The bathroom door closes. Now it’s time for peace, relaxation, and the need to arrive at oneself – far away from the hustle and bustle of everyday life. In the “spathroom”, we put a stop to stress and indulge ourselves in some luxury in our own home.
Looking back in history, a private bathroom is pure luxury in itself. While the first modern bathrooms with running water appeared in the 19th century, most Europeans only had their own bathroom integrated into their own apartment in the 20th century. In the early advanced civilisations in Greece, in the Roman Empire as well as in the Hamam in the Middle East, privacy was not the most important aspect of bathing. People socialised and even did business while enjoying the hot steam. So, the bath is a place with a long tradition and a clear mission: body care and regeneration. How this was achieved was always subject to the customs, demands and technical possibilities of the time.
In the past decade, the bathroom has increasingly become a place where people want to spend more time. Not only for dental care and showering, but for more: The bathroom advanced to become a haven of peace and a wellness oasis in one’s own four walls. The trend intensified when public baths, spas and thermal baths were closed during the Corona pandemic. The forced retreat into the private sphere is now followed by a new longing to withdraw and leave the world outside.
Welcome to the spathroom!
Wellness in your own bathroom – that’s what the combination of “spa” and “bathroom” represents. But what does “spa” actually mean? There are various approaches to this question: The most likely explanation is that the traditional spa town of Spa in Belgium, with its mineral springs that have been used since the 16th century, coined the term. Some would like to derive the word from the Latin translation of “health through water”: Sanus Per Aquam, Salus Per Aquam or Sanitas Per Aquam. Or one suspects the origin in the past tense of the Latin verb for “to flow forth”: “sparsa”. That would make sense because the first baths were built near running water. In the spathroom, too, water remains a central element, even if the simple washroom has had its day. In the end, today it’s just like in the old days: Those who go to the bathroom want to linger and do something good for themselves and their health.
What does it take for a home spa?
A seamless transition from the bathroom to the sleeping area is becoming increasingly important, and with that cosiness takes centre stage: Washbasins are becoming long sideboards with attached bowls, free-standing bathtubs convey a homely atmosphere and decoration as well as accessories provide cosiness. They preferably come in soft colours – white, beige and light grey dominate here. Highlights are set by pastel variations of colours from nature: green like the forest and blue like the sea. It goes without saying that uniform white and garishly coloured plastic in the bathroom are a thing of the past.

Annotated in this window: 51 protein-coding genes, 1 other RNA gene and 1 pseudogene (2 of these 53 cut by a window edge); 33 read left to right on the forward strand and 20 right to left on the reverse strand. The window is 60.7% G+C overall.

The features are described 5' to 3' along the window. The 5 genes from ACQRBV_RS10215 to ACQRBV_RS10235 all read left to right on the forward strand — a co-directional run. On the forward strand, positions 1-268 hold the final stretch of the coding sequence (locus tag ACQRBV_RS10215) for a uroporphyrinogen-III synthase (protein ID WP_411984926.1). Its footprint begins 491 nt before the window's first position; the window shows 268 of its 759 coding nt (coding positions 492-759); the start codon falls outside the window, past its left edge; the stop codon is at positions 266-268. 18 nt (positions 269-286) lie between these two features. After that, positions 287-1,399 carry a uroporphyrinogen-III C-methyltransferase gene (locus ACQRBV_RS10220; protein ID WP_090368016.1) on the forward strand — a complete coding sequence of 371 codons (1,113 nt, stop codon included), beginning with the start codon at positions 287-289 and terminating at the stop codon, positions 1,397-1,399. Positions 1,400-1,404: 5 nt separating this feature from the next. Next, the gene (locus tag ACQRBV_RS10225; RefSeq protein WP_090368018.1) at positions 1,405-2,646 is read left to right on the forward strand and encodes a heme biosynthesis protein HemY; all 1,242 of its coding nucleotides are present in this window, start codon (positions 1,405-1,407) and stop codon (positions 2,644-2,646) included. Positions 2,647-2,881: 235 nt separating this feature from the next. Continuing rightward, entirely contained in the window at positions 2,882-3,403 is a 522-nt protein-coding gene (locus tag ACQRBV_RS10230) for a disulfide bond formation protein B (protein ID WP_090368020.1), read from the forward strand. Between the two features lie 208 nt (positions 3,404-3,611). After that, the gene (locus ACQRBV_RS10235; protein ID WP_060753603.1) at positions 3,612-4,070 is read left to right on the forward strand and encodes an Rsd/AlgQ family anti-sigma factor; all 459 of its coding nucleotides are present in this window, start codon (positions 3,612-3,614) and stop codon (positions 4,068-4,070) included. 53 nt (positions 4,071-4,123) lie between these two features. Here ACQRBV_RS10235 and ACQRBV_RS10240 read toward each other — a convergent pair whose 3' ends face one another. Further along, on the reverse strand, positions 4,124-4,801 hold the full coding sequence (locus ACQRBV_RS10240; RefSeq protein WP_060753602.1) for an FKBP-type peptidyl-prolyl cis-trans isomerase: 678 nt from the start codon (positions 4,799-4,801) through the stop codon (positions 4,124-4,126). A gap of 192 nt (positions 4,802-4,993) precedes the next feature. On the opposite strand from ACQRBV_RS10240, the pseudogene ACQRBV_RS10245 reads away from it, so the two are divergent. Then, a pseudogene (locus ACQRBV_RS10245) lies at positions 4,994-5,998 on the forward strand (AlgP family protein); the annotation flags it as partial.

In the spathroom, wood surfaces contrast with the ceramic surfaces of washbasins, tubs, and toilets. Earthenware and warm metal colours make their appearance, while wicker products impress with a soft touch. All senses are to be engaged, and thus a variety of products are introduced into the bathroom: audio systems for background music, pleasant sources of light, fragrant candles, and gentle brushes for relaxing massages are examples here.
Creating order, establishing peace
External order brings inner calm. Regularly clearing out cosmetics and items that are rarely used reduces the chaos in the bathroom. What remains is stored out of sight. Nevertheless, essentials like trash bins and toilet brushes are still found in the new comfort zone. With their simple design, they visually recede and harmoniously blend into the overall design. If in small apartments the bathroom is also the laundry room, it’s worth investing not only in beautiful laundry baskets but also in original helpers. For instance, the ceiling dryer by Sepio is innovative and extremely space-saving.
The bathroom as an oasis in everyday life
In the spathroom, it is allowed to focus entirely on one’s own needs. Moreover, the fast-paced life without a pause button is no longer en vogue. Those who work a lot and are on the move need phases of recovery. In the bathroom 2.0, it’s not necessarily about opulence, even though whirlpool tubs or luxurious skincare are certainly in demand. Focusing on the essentials promotes minimalism in design, and sustainability and closeness to nature in ingredients and materials.
Soothing warmth and fragrances
After bathing or showering, drying off with a fluffy towel and then heading to the couch in a bathrobe: How great that you are already at home when using the home spa! It’s precisely the small amenities that make the wellness feeling perfect: A warm body oil, a few drops of fragrance on hot lava stone, and the luxury format hot water bottle from YUYU – the spa moment is perfect.
Header image: Villeroy & Boch